Philippine Culinary Heritage Movement: Putting Filipino food front and center
The founders of Philippine Culinary Heritage Movement are determined to rewrite Filipino culture’s narrative—one workshop at a time
When it comes to pushing Filipino food heritage forward, people can always count on Jam Melchor and his non-profit organization Philippine Culinary Heritage Movement (PCHM). It is, after all, the group’s mission to promote and preserve Philippine cuisine, tradition, and heirloom produce. Months after his participation at the Terra Madre Salone del Gusto 2018, Melchor and his team continued their trajectory with the second edition of the Philippines on a Plate: Filipino Food Taste Workshop where Melchor has essentially nurtured an ability to bring together a devoted cast of characters that share the same vision.
The Nov. 24 affair kicked it up a notch and embraced speakers who shed light on some of the most pressing issues facing the industry today as well as chefs who got a real workout shuffling around the kitchen of St. Scholastica’s College, Manila’s School of Hotel, Leisure, and Restaurant Management to deliver a menu showcasing the emotional pleasures of sustainable produce.
For some of the speakers, however, highlighting their personal advocacies is essential to this collaboration. Speaking in front of a crowd that comprised of academics, students, and food enthusiasts, Reena Francisco of Slow Food Manila and Echostore explored the idea of slow food and the principles behind it. “Which is not slow cooking,” she clarifies. “It’s a lifestyle. You affect the whole chain.” And that includes protecting the unique biodiversity of the Philippines.
“For the longest time, Filipino food was held in the quietude of the household. Loved but never shared,” says Jam Melchor. “It’s great that in recent years, we have been very proud of what our country has to offer in terms of food, restaurants, and produce. The positivity towards it now will continuously push it to be better understood by everyone around the world including ourselves”
It’s a common thread that ran throughout the afternoon. St. Scholastica alum and founder of culinary tour service Jeepney Tours Clang Garcia echoed a similar sentiment: “The essence of culinary tourism is making local communities part of the supply chain, of inclusive growth. If you improve their way of life, that’s the only time you can say there’s inclusive growth.”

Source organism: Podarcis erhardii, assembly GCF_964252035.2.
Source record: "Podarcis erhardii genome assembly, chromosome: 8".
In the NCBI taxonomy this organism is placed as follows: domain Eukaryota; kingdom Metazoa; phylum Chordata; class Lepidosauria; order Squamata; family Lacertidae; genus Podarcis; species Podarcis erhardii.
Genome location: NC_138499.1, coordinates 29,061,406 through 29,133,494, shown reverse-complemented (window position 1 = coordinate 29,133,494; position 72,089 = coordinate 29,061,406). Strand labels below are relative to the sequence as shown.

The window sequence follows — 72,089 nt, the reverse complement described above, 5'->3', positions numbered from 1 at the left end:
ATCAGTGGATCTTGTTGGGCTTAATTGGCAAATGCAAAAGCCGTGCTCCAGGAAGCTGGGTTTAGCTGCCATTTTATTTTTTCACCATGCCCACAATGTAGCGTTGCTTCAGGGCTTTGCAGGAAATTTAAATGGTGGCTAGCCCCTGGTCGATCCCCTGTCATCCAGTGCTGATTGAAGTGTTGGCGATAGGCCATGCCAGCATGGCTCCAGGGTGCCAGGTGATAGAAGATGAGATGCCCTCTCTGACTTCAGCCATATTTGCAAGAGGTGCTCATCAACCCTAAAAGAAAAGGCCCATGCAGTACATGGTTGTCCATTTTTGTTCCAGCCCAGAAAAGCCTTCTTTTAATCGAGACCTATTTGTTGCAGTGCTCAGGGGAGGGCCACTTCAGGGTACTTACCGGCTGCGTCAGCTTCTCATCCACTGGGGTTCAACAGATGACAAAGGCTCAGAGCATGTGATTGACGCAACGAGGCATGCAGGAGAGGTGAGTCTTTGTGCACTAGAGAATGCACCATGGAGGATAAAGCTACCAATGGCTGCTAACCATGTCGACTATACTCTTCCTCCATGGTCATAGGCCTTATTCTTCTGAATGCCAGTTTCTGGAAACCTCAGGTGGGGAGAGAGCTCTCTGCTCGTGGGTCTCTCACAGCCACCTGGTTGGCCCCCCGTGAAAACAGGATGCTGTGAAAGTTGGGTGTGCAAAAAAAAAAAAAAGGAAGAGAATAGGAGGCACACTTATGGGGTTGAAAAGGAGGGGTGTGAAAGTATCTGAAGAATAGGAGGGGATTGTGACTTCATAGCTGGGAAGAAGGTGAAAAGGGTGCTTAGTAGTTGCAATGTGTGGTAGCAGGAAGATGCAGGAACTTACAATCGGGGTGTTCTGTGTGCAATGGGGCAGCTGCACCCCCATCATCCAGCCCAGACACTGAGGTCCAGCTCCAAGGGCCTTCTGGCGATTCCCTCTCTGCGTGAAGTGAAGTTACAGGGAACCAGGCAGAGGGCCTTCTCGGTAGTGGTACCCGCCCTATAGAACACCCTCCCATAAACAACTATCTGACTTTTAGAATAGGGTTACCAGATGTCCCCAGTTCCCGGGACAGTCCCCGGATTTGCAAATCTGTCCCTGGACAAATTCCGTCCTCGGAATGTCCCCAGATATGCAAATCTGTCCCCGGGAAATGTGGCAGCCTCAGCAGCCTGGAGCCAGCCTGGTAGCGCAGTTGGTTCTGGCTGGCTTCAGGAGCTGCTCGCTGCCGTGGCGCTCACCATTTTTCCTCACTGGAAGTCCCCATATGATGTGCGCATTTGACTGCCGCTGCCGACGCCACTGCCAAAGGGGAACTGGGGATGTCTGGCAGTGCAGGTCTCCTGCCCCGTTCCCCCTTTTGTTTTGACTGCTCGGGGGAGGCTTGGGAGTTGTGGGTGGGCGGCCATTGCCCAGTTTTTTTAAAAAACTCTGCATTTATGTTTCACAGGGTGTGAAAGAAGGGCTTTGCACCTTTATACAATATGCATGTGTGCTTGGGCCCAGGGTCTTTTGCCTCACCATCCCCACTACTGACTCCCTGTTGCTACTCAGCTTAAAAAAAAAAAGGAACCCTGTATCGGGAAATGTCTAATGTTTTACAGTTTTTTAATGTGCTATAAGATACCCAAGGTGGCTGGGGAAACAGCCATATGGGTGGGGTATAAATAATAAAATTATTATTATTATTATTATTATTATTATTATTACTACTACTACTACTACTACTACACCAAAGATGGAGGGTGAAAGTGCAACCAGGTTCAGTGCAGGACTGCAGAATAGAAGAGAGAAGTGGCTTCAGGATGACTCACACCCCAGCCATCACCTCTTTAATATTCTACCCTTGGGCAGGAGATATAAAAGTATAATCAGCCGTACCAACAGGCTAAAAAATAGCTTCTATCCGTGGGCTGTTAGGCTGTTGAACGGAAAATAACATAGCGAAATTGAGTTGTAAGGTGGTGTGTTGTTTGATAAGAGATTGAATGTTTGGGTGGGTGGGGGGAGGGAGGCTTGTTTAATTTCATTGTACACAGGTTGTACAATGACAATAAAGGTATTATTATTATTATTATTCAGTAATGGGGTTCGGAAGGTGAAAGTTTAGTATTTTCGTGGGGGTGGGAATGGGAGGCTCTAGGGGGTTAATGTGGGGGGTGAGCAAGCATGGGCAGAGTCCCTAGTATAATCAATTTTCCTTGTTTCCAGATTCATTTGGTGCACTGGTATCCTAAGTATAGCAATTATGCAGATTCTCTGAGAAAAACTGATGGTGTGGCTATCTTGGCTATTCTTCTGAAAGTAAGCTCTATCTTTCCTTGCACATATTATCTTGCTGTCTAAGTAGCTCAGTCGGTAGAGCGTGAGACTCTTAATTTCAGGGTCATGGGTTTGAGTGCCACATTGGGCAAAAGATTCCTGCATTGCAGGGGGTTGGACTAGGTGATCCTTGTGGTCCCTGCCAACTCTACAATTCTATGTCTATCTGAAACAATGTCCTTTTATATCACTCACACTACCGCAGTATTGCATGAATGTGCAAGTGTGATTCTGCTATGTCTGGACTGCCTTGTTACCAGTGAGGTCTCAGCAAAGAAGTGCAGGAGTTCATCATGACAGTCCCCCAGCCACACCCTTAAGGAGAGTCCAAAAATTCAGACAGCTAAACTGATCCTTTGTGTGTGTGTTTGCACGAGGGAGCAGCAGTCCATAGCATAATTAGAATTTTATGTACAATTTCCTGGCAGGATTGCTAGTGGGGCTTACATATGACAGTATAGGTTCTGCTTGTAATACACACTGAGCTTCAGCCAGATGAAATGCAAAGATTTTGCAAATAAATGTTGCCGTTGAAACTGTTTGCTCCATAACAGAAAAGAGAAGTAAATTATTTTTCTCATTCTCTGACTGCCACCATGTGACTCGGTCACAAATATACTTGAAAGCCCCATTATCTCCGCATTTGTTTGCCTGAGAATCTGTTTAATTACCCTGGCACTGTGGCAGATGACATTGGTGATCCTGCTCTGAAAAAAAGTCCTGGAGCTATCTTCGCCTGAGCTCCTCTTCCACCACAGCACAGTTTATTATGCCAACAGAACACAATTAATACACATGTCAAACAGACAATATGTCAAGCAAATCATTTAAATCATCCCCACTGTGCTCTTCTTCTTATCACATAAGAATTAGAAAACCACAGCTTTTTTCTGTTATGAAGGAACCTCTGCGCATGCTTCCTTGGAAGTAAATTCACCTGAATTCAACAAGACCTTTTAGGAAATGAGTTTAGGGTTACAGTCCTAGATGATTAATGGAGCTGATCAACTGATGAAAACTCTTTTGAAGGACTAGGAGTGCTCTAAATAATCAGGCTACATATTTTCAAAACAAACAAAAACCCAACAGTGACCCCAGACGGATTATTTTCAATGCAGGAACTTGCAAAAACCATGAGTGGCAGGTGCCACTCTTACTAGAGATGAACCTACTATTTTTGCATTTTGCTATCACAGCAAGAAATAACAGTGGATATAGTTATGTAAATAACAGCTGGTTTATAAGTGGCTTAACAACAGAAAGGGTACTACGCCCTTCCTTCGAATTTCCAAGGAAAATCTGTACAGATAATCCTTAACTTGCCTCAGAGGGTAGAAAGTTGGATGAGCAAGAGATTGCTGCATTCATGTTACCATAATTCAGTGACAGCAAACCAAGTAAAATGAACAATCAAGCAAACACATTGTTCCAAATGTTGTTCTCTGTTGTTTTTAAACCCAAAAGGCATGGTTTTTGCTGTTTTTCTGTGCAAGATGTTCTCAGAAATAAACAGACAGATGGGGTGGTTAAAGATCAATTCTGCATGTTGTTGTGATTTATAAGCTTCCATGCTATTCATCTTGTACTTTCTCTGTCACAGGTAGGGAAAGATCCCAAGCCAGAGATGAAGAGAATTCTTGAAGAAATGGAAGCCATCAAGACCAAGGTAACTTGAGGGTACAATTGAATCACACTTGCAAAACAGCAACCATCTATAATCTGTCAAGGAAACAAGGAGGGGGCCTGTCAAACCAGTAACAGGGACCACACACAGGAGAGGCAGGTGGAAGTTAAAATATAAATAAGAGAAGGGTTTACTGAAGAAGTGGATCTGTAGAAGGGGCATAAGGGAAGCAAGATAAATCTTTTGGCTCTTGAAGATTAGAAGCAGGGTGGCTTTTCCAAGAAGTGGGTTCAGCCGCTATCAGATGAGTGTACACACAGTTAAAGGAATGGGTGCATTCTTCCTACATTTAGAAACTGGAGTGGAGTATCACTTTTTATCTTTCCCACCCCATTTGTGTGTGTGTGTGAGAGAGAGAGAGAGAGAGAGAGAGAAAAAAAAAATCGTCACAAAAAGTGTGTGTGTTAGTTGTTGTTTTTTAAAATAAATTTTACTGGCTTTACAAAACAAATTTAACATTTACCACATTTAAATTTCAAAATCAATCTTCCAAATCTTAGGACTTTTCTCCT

An ambitious ethos, yes, but it’s one that provides answers irrespective of the challenges that lay ahead for key figures like Garcia. In her role, she is capitalizing on what she calls a higher awareness of Philippine cuisine, in which culinary heritage tourism is presented with an opportunity to put proper perspective on Filipino cuisine. The purpose of tourism and travel then isn’t merely an escape but a means to encourage interactive experiences with locals and enrich the lives of ordinary Filipinos.
But while travel may seem like an enticing undertaking, it isn’t the only avenue that allows for the most agile segment of the population to make a difference. Growing food is the premise behind Carlo Sumaoang’s MNL Growkits. Coming from a family that was in the business of selling organic fertilizers, Sumaoang eventually branched off on his own after stumbling upon the idea of a grow kit.
Upon realizing the disconnect between millennials and agriculture—in 2012, only 4.7 percent of University of the Philippines Los Banos students took up agri-related courses, a plummet from the nearly half of the student population back in the ‘90s—Sumaoang considered it his grand objective to change the younger generation’s perception of agriculture and bring it closer to millennials.
Like Francisco and Garcia before him and Ige Ramos who discussed the evolution of Philippine cuisine and gastronomy thereafter, Sumaoang’s disarming optimism offers enough hope not just on the subject of agriculture making sense to millennials but also Philippine cuisine’s place in the world affairs.
“For the longest time, Filipino food was held in the quietude of the household. Loved but never shared,” says Melchor. “It’s great that in recent years, we have been very proud of what our country has to offer in terms of food, restaurants, and produce. The positivity towards it now will continuously push it to be better understood by everyone around the world including ourselves. In effect, these developments will help Philippine cuisine really take off.”
He’s right to believe in it too, considering that the space Filipino chefs, restaurateurs, innovators, and decision makers occupy in gastronomy makes a case for well-deserved romps onto the global stage.
“It’s really a matter of perception and confidence in our own food.”
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